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Saturday, June 2, 2012
Updated: June 3, 6:20 PM ET
Tomas Berdych's grand plan

By Kamakshi Tandon
ESPN.com

PARIS -- Tomas Berdych has a message to share: His best tennis is yet to come. Of course, he's not sure when that day will come, but it sounds like a tacit warning for the rest of the field.

In 2010, he reached the French Open semifinals and the Wimbledon final. His surge actually began in Miami that year, when he saved a match point to defeat Roger Federer.

Yet Berdych sounds happier with his 2011 season.

"I was able to keep my consistency of good results, which makes me more stable in the top positions in the world," Berdych said.

He was a frequent visitor to the quarterfinals and semifinals of tournaments, but he didn't make much impact at the Slams. His best result was a quarterfinal appearance at the Australian Open.

There are two ingredients for getting to the top in men's tennis these days: the ability to beat the top players in big matches and playing consistently well all year long. A lot of players find the first more challenging, but not someone with Berdych's big-bombing talent.

"I think for me [it was] harder to get consistency through whole year," said the 26-year-old Czech. "Because when I started my career I was actually able to beat big guys, win the big matches. But then I was a bit struggling to keep the form during some periods. But to get that consistency of good results during the whole year, it was the first time that's what I was able to do it last year, so it took quite a while."

Not that he's satisfied yet. "But still, I was missing some good results during the year," he concedes. "I was playing quarters, semis, but that was not enough. But that's the experience I get from those two years. And this year, I'm already keeping the consistency and then I bring some good results -- one title, playing final at Madrid. And that's what I need if I want to even move higher in the rankings."

In addition to winning a title in Montpellier, France, and pushing Federer to the brink in the Madrid final, Berdych quietly has strung together a solid season. Apart from a blip during the U.S. March swing in Indian Wells and Miami, he has generally lost only to the big four of Novak Djokovic, Rafael Nadal, Federer and Andy Murray. His only other defeat was to 2009 U.S. Open champion Juan Martin del Potro, who just happens to be Berdych's next opponent here in Paris.

It's all part of Berdych's grand plan to put together the big wins of 2010 with the consistency of 2011, and move up from being merely dangerous to being part of the group at the top. Berdych notes with some satisfaction that despite his world ranking of No. 7, he's actually No. 5 in the year-to-date results.

"Of course, it's tough to say you can be top three, but I think the chance maybe for the fourth or definitely the fifth is quite big this year, so that's what I'm trying to do," he said.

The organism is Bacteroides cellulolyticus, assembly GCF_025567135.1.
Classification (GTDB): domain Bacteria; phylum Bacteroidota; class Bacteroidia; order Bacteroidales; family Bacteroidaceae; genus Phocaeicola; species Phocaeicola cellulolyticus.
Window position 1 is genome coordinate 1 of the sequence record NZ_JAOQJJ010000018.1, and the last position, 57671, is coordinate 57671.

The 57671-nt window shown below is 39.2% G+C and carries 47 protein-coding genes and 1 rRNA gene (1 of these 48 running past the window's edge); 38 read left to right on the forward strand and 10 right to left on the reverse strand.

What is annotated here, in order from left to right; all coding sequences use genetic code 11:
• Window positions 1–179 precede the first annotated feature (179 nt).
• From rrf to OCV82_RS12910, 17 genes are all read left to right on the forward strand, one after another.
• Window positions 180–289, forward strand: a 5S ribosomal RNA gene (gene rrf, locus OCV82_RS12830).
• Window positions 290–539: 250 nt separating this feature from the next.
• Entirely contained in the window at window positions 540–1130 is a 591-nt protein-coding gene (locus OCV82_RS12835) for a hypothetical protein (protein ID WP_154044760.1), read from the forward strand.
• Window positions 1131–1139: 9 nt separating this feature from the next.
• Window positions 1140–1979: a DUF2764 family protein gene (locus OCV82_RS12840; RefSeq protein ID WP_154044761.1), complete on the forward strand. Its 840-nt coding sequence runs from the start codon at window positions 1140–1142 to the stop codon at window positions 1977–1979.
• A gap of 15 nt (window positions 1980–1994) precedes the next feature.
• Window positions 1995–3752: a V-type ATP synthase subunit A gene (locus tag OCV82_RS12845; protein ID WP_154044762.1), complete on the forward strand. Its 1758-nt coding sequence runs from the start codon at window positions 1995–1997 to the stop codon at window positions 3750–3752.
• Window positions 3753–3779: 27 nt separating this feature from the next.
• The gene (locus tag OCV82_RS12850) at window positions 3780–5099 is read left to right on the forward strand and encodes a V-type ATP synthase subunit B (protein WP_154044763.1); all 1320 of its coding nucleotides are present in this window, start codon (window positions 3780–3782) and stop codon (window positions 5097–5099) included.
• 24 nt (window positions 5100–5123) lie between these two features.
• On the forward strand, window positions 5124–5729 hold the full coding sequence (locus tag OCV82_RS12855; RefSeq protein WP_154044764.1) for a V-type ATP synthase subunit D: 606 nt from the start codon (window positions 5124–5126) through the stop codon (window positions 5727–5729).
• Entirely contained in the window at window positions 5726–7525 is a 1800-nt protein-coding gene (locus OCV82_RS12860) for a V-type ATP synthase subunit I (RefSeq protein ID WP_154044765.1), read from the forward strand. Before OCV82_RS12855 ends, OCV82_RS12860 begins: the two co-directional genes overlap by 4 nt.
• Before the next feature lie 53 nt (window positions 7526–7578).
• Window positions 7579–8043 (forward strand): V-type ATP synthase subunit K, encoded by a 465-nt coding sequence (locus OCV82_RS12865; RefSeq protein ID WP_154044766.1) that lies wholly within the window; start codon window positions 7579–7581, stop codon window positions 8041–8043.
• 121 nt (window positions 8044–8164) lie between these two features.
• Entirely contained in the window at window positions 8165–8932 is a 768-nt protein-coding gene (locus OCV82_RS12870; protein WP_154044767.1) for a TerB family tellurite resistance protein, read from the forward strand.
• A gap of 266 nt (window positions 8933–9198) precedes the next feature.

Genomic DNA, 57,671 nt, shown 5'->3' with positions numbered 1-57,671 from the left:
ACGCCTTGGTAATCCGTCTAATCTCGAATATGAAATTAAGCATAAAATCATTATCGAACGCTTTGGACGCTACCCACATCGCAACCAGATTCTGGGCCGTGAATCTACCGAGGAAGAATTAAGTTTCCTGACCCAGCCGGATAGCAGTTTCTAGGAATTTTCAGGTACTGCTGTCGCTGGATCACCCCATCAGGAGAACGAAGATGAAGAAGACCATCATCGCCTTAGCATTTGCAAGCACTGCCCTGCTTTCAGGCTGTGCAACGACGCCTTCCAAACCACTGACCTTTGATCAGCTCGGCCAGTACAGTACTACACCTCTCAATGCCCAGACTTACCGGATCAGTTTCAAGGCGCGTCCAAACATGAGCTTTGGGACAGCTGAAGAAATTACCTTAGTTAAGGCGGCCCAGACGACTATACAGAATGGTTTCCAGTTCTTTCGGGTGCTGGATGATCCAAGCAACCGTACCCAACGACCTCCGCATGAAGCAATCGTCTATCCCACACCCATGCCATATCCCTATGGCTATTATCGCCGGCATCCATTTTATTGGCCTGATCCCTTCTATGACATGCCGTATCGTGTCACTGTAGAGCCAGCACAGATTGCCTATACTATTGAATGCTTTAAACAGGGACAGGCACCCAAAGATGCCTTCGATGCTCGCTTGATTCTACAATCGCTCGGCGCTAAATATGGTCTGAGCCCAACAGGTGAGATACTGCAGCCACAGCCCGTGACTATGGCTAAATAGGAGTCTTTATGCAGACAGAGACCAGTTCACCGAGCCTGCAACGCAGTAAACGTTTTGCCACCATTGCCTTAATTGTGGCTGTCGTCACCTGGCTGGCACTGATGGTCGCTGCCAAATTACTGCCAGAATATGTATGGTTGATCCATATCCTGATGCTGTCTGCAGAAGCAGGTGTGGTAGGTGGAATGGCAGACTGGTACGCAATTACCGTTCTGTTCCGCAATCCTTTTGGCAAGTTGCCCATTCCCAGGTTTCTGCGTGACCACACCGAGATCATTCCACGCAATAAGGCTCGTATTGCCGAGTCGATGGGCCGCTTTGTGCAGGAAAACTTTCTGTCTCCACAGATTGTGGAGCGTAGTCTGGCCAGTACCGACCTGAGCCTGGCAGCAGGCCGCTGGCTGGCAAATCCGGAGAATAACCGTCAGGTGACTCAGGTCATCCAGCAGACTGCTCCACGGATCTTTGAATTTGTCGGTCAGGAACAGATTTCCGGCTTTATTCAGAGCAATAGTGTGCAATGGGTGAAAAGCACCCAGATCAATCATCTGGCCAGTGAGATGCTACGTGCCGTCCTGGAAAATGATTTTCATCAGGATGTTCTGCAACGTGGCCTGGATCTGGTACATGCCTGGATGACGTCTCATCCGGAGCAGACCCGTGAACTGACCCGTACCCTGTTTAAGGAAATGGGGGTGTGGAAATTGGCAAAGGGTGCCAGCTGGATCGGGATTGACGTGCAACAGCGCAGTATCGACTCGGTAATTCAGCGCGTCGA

Like his game, Berdych's personal armor is not easy to pierce. But there has been one major change in his life he recently reflected on: His longtime relationship with fellow Czech player Lucie Safarova ended last year, and Berdych is now dating a Czech model, who has become a fixture courtside, agonizing over his matches. Looking back, he thinks dating another player made the on-court/off-court balance more difficult to manage.

Tomas Berdych
Imagine if Tomas Berdych could combine his 2010 stout Grand Slam results with this year's consistency. Yowsers!

"I think it was too much tennis," he said in Monte Carlo. "I'm dealing with everyday work that you have to play, practice, organize this stuff, then winning, losing, handle this situation.

"So I'm really enjoying that, that it's different, that I met somebody with a different life. It's a nice experience."

The winner of the Berdych-del Potro clash would likely play Federer. Del Potro is Berdych's main rival in the quest to move up alongside the big four. The Argentine is also finally starting to sound confident again after long periods of uncertainty following his wrist surgery in 2010.

"I'm really enjoying this sport again and I'm really glad to be here," del Potro said in Rome a couple of weeks ago, and he believes he is mentally nearly back to where he was during his breakout 2009 season. "I think it's getting close, day [by] day. I'm really confident in my game at this moment, and I'm looking forward for this season also."

Though del Potro has been hitting his forehand with fearsome force, he is also struggling with his knee at this event and has been a little up and down in his contests so far. It's a match that could be critical for both players' seasons.


Roger Federer's easy, breezy first week continues against lucky loser David Goffin, who wasn't even supposed to be playing in this tournament. The 21-year-old Belgian lost in qualifying and only made the main draw when Gael Monfils withdrew. But Goffin then turned around and won three matches against experienced veterans.

"Now I'm playing against Roger, and I can't believe it," he said. "When I was young I had a lot of pictures in my bedroom of him."

When was that, last week? With his schoolboy face, Goffin has heard jokes that he looks like a junior who got lost and ended up in the main draw. But even in the juniors, he might get turned away and told to join the ball boys.

But he was more than capable of dealing with questions about whether he thought he had a chance against Federer. "If I say yes I will sound arrogant," he said. "If I say no you'll say I lack ambition."